If you are considering a divorce in Connecticut and you have children, you should make sure you know the laws regarding child custody. The way that those laws might affect child custody decisions in your divorce will be important and could influence your next move.
The first thing you should know is that in Connecticut, parents are usually allowed to come up with their own custody arrangement if they can agree on one. If your attorney presents an agreement made by both parties to the court and the agreement appears to be in the best interests of the child(ren), the court will usually approve the agreement.
What is considered 'in the best interests of the child?'
Connecticut courts look at many different things when considering "the best interests of the child." The home environment and the ability to care for the child's needs are considered, but there is another thing that Connecticut child custody laws deem to be very important. That is having both parents active in a child's life.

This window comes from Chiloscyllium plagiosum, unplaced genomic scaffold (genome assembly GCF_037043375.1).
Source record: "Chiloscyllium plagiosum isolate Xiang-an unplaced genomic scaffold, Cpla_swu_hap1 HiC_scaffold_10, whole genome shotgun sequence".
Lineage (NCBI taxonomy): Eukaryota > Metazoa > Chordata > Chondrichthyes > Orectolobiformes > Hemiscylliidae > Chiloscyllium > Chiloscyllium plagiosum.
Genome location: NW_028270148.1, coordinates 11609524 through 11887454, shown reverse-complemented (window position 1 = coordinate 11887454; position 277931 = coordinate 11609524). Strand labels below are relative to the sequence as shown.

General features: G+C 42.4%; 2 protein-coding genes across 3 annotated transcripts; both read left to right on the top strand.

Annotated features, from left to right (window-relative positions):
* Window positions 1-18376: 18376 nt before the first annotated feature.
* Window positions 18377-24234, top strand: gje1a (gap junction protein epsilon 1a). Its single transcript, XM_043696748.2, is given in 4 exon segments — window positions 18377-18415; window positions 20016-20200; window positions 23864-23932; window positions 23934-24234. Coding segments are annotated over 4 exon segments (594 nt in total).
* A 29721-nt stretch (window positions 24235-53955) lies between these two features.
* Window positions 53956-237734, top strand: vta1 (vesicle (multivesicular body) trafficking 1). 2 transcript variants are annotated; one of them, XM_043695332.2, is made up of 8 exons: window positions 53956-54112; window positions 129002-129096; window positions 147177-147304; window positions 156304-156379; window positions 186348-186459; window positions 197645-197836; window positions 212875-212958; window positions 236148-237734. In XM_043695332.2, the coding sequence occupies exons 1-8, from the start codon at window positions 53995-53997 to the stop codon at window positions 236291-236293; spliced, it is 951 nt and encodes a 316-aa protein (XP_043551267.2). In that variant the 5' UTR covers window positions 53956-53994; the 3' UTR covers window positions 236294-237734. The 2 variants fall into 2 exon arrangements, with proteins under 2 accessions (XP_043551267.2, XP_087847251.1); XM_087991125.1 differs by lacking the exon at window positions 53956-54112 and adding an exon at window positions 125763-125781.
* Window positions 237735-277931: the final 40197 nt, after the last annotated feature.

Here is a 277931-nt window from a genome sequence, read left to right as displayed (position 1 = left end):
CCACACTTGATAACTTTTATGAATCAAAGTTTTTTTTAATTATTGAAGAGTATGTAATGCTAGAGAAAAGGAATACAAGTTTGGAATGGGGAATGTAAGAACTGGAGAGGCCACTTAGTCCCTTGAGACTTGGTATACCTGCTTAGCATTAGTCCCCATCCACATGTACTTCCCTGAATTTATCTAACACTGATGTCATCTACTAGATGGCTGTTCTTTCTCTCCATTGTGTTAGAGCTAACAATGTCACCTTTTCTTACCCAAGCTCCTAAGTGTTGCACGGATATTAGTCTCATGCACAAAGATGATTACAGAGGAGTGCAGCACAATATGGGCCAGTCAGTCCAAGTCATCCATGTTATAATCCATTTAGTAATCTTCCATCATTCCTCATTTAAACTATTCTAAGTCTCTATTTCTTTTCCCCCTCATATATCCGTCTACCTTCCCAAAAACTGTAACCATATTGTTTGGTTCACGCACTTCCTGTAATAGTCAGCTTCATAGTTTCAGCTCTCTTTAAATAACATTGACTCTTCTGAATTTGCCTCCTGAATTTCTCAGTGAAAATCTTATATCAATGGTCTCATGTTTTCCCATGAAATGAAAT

Of course, for both parents to be active in a child's life, it takes the willingness of both. If one parent talks bad about the other parent to the child or involves the child in parental arguments and conflicts, the courts may grant less custody to that parent, deeming it as not in the best interests of the child.
Does joint custody give both parents equal rights?
In Connecticut, there are two types of child custody to be determined, which are physical and legal. Whoever the child is dwelling with has physical custody. When joint physical custody is awarded, both parents usually have equal, or close to equal, amounts of time where the child lives in their home.
Legal custody is the right to make life choices for the child, such as educational decisions, medical and healthcare decisions and religious decisions. When joint legal custody is awarded, both parents have the right to make those important decisions.
While it is good to know that Connecticut courts care strongly about your child's best interests, as a parent, you probably have strong feelings about what you feel is "best." If you are seeking a divorce, it is in your best interest if you and your spouse can work together with your attorneys to come to your own child custody agreement.
Source: Our Family Wizard, "Connecticut Child Custody Laws," accessed March 22, 2018